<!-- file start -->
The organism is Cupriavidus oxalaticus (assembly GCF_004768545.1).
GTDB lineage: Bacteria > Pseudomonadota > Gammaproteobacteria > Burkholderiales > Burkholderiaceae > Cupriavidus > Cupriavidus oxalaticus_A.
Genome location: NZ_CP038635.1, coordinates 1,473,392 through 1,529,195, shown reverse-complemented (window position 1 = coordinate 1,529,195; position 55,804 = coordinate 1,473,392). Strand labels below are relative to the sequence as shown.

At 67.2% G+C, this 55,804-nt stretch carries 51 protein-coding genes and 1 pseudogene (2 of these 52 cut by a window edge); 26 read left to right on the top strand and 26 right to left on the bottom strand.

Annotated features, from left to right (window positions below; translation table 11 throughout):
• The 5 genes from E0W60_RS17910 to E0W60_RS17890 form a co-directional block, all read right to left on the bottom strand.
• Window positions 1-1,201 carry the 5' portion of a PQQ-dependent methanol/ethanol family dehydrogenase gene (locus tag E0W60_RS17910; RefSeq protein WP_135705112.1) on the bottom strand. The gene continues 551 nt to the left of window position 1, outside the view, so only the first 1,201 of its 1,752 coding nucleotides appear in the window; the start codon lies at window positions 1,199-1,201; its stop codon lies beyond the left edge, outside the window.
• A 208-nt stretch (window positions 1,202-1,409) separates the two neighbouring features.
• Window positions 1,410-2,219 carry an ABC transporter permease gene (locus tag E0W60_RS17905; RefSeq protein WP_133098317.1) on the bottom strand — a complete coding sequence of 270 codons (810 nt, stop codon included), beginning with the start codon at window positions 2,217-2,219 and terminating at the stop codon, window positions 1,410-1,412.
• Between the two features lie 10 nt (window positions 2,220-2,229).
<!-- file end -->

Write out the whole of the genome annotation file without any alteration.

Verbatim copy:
The organism is Cupriavidus oxalaticus (assembly GCF_004768545.1).
GTDB lineage: Bacteria > Pseudomonadota > Gammaproteobacteria > Burkholderiales > Burkholderiaceae > Cupriavidus > Cupriavidus oxalaticus_A.
Genome location: NZ_CP038635.1, coordinates 1,473,392 through 1,529,195, shown reverse-complemented (window position 1 = coordinate 1,529,195; position 55,804 = coordinate 1,473,392). Strand labels below are relative to the sequence as shown.

At 67.2% G+C, this 55,804-nt stretch carries 51 protein-coding genes and 1 pseudogene (2 of these 52 cut by a window edge); 26 read left to right on the top strand and 26 right to left on the bottom strand.

Annotated features, from left to right (window positions below; translation table 11 throughout):
• The 5 genes from E0W60_RS17910 to E0W60_RS17890 form a co-directional block, all read right to left on the bottom strand.
• Window positions 1-1,201 carry the 5' portion of a PQQ-dependent methanol/ethanol family dehydrogenase gene (locus tag E0W60_RS17910; RefSeq protein WP_135705112.1) on the bottom strand. The gene continues 551 nt to the left of window position 1, outside the view, so only the first 1,201 of its 1,752 coding nucleotides appear in the window; the start codon lies at window positions 1,199-1,201; its stop codon lies beyond the left edge, outside the window.
• A 208-nt stretch (window positions 1,202-1,409) separates the two neighbouring features.
• Window positions 1,410-2,219 carry an ABC transporter permease gene (locus tag E0W60_RS17905; RefSeq protein WP_133098317.1) on the bottom strand — a complete coding sequence of 270 codons (810 nt, stop codon included), beginning with the start codon at window positions 2,217-2,219 and terminating at the stop codon, window positions 1,410-1,412.
• Between the two features lie 10 nt (window positions 2,220-2,229).